This book is about the high school experience, as told by nerdy Hawthorne.   She’s not enjoying her time there and truly let’s you know why.   The quirkiness of the characters in this book reminded me of those in The Fault in Our Stars .  When the book opens we soon find out that Lizzie Lovett is missing.  Hawthorne becomes obsessed with this fact as Lizzie is somewhat of an obsession to her already.  She embarks on a mission to find Lizzie through no plan of her own.  It just kind of happens.  All of the characters in this book have a slight oddness about them.  Putting them together in one book is sheer genius.  I laughed out loud often in this book, yet was deeply touched by it as well.  As the editor’s note in the beginning said, I didn’t really want it to end and I highlighted many passages to reread and savor.

Two passages I highlighted speak to the deep emotions that can be found lurking in the pages of this book.  First, early in the book we get a sense of Hawthorne’s feelings about Lizzie,

“The thing is, Emily is right.  I was jealous of Lizzie, but not of how pretty and popular and perfect she was.  I envied Lizzie’s happiness.  It seemed unfair that she should have so much of it when other people had so little.”  

This passage really keyed us in to the depth of Hawthorne’s personal unhappiness.  It also gives us another way to think about what is happening in the minds of many high school geeks.  How many suffer in silence, sitting on the sidelines.

Second, toward the end of the book,

“”It’s weird.  After all this time searching for her and trying to understand her life, I still don’t feel like I know her.  Everyone I talked to saw her as a totally different person.  And I thought it was intentional.  Like Lizzie changed personalities depending on who she was with.  But now, I don’t know.”  Emily thought about it for a moment.  “Maybe people saw her the way they wanted to see her.  Maybe that’s how it always is.” If that was the case, I wondered how people saw me.  How many different versions of Hawthorn Creely were out there in the world, living in people’s heads?  How close were any of them to the actual me?”  

I mean I could go on and on and just share so many highlighted pieces.  Yes, it feels like a coined messages about life on some pages, but others like these two show just how much truly can be learned from these pages.

The book is a young adult read, but does have a sensitive topic, so more for middle school and up.  I highly recommend reading the book when it is released.  It’s not due out until January and I’ll surely remind you when that happens.  I even love the cover of this book, don’t you?

Thanks to Netgalley and the publisher for providing me an early copy of the book to read and review.

 

Remember the Ladies

Remember the Ladies

This fast paced, well written debut novel by Gina Mulligan came to me by surprise from the publisher.  I had missed the preview window, but they graciously sent me a copy anyway.  I thoroughly enjoyed this book and look forward to future undertakings by Ms. Mulligan.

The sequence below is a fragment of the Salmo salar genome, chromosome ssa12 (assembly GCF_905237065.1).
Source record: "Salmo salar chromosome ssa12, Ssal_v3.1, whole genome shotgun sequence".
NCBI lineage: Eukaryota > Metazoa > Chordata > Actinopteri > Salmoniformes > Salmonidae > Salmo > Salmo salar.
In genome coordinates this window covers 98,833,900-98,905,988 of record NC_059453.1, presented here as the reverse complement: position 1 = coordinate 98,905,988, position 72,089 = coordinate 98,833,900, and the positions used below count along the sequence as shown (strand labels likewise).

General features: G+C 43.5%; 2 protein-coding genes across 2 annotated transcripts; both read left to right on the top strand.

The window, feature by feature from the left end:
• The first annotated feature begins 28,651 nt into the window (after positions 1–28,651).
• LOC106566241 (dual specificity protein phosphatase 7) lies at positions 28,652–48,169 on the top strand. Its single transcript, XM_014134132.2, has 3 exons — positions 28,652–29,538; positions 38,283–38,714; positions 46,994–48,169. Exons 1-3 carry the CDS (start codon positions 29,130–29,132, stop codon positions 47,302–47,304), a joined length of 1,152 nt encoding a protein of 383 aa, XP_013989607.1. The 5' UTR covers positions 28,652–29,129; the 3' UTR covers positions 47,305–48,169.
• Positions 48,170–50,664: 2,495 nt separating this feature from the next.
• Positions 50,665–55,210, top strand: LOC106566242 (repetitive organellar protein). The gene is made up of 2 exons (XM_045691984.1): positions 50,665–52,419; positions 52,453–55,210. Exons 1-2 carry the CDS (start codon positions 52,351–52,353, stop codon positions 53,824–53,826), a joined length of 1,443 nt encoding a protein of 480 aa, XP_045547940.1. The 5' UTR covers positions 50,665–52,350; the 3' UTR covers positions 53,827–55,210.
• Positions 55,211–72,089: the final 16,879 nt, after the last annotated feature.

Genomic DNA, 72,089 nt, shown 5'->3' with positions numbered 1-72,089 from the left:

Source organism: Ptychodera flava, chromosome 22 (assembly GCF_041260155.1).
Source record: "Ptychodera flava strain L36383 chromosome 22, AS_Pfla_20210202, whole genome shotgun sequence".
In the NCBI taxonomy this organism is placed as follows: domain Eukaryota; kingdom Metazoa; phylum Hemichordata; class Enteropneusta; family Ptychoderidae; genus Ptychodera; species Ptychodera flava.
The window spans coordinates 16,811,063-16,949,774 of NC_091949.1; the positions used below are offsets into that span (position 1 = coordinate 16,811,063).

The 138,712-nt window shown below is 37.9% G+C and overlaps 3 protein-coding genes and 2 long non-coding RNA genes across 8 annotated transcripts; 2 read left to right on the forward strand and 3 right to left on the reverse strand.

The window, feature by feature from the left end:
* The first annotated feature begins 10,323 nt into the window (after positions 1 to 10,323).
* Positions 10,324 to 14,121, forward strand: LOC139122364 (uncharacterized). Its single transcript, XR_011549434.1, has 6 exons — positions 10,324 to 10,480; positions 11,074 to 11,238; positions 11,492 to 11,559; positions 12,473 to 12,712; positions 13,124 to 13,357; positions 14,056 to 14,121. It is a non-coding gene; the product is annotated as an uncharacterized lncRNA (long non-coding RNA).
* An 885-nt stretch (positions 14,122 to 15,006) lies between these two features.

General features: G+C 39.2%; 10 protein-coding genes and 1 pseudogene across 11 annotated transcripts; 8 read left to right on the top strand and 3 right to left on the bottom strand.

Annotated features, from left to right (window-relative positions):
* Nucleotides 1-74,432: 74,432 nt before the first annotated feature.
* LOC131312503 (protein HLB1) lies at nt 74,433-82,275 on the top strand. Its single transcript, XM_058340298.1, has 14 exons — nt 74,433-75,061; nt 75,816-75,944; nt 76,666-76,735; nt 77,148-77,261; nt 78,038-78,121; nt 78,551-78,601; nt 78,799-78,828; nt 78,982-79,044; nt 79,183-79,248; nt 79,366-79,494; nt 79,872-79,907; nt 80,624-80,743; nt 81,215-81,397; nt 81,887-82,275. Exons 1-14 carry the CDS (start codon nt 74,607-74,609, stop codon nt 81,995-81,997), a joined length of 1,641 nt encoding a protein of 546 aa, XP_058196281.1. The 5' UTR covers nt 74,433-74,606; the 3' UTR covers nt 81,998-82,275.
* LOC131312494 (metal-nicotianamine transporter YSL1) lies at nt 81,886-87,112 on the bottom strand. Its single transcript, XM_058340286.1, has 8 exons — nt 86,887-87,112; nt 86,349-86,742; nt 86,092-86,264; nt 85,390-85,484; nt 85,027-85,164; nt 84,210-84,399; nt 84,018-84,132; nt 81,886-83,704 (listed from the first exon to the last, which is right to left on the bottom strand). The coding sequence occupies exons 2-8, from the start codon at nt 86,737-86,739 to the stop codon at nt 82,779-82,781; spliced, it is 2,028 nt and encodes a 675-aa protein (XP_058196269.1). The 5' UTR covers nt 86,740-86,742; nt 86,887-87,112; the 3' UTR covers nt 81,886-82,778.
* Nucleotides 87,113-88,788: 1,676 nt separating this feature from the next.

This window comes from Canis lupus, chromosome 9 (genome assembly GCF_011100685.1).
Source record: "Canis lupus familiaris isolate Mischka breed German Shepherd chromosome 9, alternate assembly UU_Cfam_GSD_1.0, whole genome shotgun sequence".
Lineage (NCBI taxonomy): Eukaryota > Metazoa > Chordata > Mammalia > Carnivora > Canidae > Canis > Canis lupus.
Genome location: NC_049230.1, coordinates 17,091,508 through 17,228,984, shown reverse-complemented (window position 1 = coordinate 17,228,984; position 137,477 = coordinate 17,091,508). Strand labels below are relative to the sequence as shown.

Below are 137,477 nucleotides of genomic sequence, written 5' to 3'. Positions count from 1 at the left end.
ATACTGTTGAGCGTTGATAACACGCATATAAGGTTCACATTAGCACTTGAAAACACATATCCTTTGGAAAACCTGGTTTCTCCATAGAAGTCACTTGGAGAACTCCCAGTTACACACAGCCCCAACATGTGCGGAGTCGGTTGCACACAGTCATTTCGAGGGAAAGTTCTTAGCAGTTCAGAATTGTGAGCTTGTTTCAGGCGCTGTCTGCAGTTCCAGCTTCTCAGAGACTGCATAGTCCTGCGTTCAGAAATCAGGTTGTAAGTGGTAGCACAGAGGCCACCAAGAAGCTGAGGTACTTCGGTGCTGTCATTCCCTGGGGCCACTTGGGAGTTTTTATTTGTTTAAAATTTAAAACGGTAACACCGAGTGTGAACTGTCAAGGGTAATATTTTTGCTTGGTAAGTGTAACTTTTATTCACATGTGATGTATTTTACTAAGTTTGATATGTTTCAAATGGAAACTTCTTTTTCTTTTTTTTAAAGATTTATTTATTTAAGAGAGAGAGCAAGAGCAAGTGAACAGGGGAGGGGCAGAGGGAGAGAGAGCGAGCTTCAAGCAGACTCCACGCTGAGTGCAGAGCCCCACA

The book opens with a tragic wagon accident that leaves the main character, Amelia, orphaned.  She spends her youth living in an orphanage and becomes disillusioned with the limitations society places on her as a woman.  She is often caught stealing books that are not meant for the girls.  She exhibits a strong desire to learn more than “girl” life skills.  Fast forward to her release into adult life.  A chance meeting on a train will change the course of her life.  A simple act of kindness, coupled with a powerful mentor opens a whole new path for Amelia.

The book has a great flow with the strength and drive of Amelia driving the plot admirably.    Amelia is determined to make it in a man’s world, but at what cost.  The book is set around the time of the suffrage movement and Amelia becomes a lobbyist who works tirelessly to get this amendment passed.  Her life and her struggles were fascinating to me.  She had tenacity in a time when most women were not permitted to engage outside their roles as housewives.

I enjoyed reading about the inner workings of politics that unfortunately sound a lot like today’s political climate.  I guess things haven’t changed all that much.  Lot’s of deal making and backstabbing add excitement to the story. I believe this book will be a best seller for those who love the genre of historical fiction, but the plot and characters would interest fiction lovers as well.  A must read for the summer, so add it to your ever growing list.

Available now.  Thanks to Netgalley and the publisher for allowing me to read and review this book.

 

 

 

In Twenty Years

In Twenty Years: A Novel

I really liked the premise of this book.  It opens on graduation eve from college.  Five college roommates, who are extremely close gather for their last night.  They write letters to their older selves and place them in a time capsule.

Fast forward twenty years and the five are now pretty much estranged.  They each receive a letter from the lawyer of one of the five who is now deceased.   They are to meet at the old college home on her 40th birthday.

Most of us have those long ago friends.  Some stayed in touch, others didn’t.  Many of us wonder if things might have been different, if only….

I enjoyed this book and the characters.  There were parts that felt dragged out and some that felt predictable.  But, I loved the idea of it and kept reading.

By the end, I felt connected to the group, even dear sweet Leon.  A light, easy read that would work well on a plane or beach.

Available now.  Thanks to Netgalley and the publisher for providing me a copy to read and review.